A-B InBev’s Top Shareholders are Behind the $40 Billion Kraft Acquisition

kraft_heinz

The Brazilian billionaires behind the Anheuser-Busch InBev merger have negotiated another blockbuster deal, this time involving two huge U.S. food companies – Kraft Foods and H.J. Heinz Co.

The tieup, valued at $40 billion, is backed by global investment firm 3G Capital and Warren Buffet’s Berkshire Hathaway Inc. The combination of the Kraft and Heinz businesses would create the fifth-largest food and beverage company in the world, and is scheduled to close in the second half of 2015, according to a company statement.

Shares of Kraft Foods skyrocketed on Wednesday – up 35 percent as of press time — after the company confirmed a Wall Street Journal report published early Tuesday evening.

While the deal itself has little immediate impact on the U.S. beer business, the announcement had ramifications for that part of the financial community that, for months, has speculated that 3G was raising funds for an acquisition of SABMiller.

But even there, the question of the ultimate impact had no single answer.

“We see no impact on the odds of a potential ABI acquisition of SABMiller, and would use potential weakness in SAB and TAP as a buying opportunity,” wrote Robert Ottenstein and Eric Serotta, beverage analysts with New York-based research firm Evercore ISI.

Townsend Ziebold, the managing partner at First Beverage Group, which advises and invests in beverage brands, offered a slightly different take.

“3G does not control ABI, but certainly has significant influence,” he wrote to Brewbound in an email. “If ABI can finance a purchase of SAB off the combined companies’ balance sheets with incremental debt, I think today’s Kraft deal has no effect.”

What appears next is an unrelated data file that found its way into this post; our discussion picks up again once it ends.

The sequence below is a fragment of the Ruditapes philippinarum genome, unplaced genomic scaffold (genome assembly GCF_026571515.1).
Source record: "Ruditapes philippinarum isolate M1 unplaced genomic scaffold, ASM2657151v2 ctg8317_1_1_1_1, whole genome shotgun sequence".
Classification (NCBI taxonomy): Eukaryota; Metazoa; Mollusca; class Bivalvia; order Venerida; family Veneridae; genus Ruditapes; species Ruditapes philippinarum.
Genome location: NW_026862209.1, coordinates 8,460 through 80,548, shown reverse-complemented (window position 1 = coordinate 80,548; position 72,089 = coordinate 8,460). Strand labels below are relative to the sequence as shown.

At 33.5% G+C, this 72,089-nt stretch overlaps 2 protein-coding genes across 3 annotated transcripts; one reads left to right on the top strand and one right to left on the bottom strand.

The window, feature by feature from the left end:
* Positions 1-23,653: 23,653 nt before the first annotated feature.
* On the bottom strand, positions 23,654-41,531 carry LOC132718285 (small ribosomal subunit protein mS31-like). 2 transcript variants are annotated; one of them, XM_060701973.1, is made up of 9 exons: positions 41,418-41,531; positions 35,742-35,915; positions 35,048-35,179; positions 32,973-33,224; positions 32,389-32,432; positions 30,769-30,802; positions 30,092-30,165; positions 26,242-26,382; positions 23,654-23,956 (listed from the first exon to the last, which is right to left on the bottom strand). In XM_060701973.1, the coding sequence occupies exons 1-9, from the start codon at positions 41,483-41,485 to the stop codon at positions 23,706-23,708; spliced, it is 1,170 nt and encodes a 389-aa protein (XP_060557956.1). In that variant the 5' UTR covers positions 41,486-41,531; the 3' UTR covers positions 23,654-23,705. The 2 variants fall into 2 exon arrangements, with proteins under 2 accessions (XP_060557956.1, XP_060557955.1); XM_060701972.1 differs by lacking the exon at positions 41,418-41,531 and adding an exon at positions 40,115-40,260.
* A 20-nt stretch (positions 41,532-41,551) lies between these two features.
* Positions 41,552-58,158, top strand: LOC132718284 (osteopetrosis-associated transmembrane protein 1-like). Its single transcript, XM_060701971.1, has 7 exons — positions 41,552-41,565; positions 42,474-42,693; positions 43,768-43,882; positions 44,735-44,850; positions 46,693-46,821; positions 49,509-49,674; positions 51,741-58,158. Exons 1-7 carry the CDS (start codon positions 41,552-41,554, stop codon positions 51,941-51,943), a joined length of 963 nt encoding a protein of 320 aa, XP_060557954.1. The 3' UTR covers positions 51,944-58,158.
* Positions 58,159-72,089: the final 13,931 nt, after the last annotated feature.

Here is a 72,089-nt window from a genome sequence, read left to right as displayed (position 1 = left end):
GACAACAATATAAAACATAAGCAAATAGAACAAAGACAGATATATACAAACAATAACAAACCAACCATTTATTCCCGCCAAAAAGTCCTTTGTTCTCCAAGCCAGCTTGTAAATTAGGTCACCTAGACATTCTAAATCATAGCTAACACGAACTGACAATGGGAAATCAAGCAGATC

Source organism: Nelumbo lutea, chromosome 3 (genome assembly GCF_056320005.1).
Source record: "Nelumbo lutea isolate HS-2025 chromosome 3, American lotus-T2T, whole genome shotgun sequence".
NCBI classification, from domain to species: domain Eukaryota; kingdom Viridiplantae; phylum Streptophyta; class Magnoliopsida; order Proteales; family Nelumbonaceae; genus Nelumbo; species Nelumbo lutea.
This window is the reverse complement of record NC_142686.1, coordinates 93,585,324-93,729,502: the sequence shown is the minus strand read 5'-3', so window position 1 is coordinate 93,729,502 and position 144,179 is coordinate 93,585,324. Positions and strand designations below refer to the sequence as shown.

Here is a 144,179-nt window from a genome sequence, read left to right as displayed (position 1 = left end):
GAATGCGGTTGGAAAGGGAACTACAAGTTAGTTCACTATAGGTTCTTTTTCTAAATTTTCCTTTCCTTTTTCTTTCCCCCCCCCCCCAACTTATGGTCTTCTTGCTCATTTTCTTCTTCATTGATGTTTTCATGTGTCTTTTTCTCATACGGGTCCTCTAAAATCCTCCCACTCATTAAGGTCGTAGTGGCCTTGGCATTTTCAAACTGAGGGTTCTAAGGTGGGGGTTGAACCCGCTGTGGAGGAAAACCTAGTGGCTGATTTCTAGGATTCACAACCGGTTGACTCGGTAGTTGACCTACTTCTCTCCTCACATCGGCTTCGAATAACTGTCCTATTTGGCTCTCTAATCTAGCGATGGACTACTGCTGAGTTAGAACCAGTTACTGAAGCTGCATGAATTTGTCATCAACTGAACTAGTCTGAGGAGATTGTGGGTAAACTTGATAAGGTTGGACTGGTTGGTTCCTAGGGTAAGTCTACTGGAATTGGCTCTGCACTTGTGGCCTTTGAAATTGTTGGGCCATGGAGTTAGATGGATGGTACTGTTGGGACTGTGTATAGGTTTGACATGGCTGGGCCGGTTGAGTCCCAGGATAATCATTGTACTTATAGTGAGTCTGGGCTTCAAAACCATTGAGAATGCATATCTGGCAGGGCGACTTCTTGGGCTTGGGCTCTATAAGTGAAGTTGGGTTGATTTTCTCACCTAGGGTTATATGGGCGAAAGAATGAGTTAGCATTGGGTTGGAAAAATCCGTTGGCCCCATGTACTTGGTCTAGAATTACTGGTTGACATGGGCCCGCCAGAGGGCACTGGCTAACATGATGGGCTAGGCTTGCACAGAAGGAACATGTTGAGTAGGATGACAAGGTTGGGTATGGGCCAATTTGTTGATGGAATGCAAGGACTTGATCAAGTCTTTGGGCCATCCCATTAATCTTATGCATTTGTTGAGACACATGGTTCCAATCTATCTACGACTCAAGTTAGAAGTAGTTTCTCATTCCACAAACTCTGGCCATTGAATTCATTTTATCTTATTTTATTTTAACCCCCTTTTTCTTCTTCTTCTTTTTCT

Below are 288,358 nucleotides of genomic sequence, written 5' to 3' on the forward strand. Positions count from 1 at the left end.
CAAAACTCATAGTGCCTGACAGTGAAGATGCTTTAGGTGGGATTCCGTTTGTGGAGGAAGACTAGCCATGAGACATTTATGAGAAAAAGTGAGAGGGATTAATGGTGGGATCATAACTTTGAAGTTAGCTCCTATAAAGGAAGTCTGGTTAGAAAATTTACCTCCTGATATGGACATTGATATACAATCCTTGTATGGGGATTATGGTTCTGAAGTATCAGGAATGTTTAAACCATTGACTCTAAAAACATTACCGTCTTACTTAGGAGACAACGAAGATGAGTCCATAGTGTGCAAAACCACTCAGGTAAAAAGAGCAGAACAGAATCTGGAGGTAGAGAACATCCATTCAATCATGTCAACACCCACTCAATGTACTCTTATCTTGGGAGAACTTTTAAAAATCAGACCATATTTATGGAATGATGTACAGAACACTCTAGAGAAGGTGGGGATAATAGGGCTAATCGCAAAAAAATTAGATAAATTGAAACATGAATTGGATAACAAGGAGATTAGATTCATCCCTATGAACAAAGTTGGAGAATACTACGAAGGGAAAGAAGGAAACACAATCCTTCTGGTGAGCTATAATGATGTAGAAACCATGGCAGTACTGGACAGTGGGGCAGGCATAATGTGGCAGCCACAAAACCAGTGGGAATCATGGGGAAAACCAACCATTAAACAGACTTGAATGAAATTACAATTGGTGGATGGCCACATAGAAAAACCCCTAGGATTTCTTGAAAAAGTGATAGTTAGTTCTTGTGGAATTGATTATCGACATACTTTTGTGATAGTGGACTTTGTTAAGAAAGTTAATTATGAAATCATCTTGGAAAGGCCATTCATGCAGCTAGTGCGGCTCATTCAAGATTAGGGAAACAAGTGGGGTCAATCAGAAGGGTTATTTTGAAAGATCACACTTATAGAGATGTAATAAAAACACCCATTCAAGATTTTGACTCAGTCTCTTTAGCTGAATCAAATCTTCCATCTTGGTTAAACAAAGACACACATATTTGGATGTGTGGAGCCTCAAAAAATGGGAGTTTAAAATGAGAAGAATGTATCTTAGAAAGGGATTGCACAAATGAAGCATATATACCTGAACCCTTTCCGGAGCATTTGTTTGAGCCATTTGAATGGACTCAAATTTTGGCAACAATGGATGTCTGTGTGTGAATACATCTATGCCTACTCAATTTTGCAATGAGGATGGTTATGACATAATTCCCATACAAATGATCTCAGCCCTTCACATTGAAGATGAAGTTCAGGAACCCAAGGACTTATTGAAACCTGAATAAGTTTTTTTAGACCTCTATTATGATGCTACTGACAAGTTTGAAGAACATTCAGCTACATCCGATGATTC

“If ABI needs to tap external sources such as 3G or Berkshire Hathaway,” he added, “I do think it on the margin reduces the chance for an SABMiller deal.”

Jorge Leamann

Jorge Leamann

Ziebold also pointed out that, along with price considerations, SAB and ABI have conflicting non-alcoholic beverage investments overseas, and that certain holdings and joint ventures would need to be divested or unwound as obstacles to a deal.

Ottenstein and Serotta also downplayed some investors’ views that the announcement announcement would be a “negative” for an A-B InBev and SABMiller merger if Buffett participated in the Kraft acquisition.

Berkshire Hathaway and 3G do plan to invest $10 billion in the newly formed joint entity “The Kraft Heinz Company,” which will have revenues of approximately $28 billion, but, noted Ottenstein and Serotta, “Based upon our discussions with debt capital markets experts, ABI would probably not need Buffett to finance a cash and stock bid for SAB.”.

3G doesn’t own or control A-B InBev, but its founding partners – Jorge Paulo Lemann, Carlos Alberto Sicupira and Marcel Herrmann Telles – jointly control 26 percent of the company’s shares. Lemann, according to Bloomberg, is ABI’s largest individual shareholder.

To acquire those shares, the trio orchestrated a $52 billion takeover of Anheuser-Busch in 2008, and, according to the book Dream Big — the story of the Lemann, Sicupira and Telles partnership — also committed 1.5 billion Euros of their own capital to make the transaction happen amidst the year’s catastrophic global banking collapse.

After the deal finally closed that November, the investors tasked Carlos Brito — then North America zone president of InBev with cutting costs and improving profitability in his new role as CEO of A-B InBev. In doing so, Brito introduced the group’s “zero-based budgeting” technique — where every expense must be justified each year — and cut nearly 1,400 jobs. Similar tactics have already been introduced at Heinz, which 3G and Berkshire Hathaway teamed up to buy for $23 billion in 2013.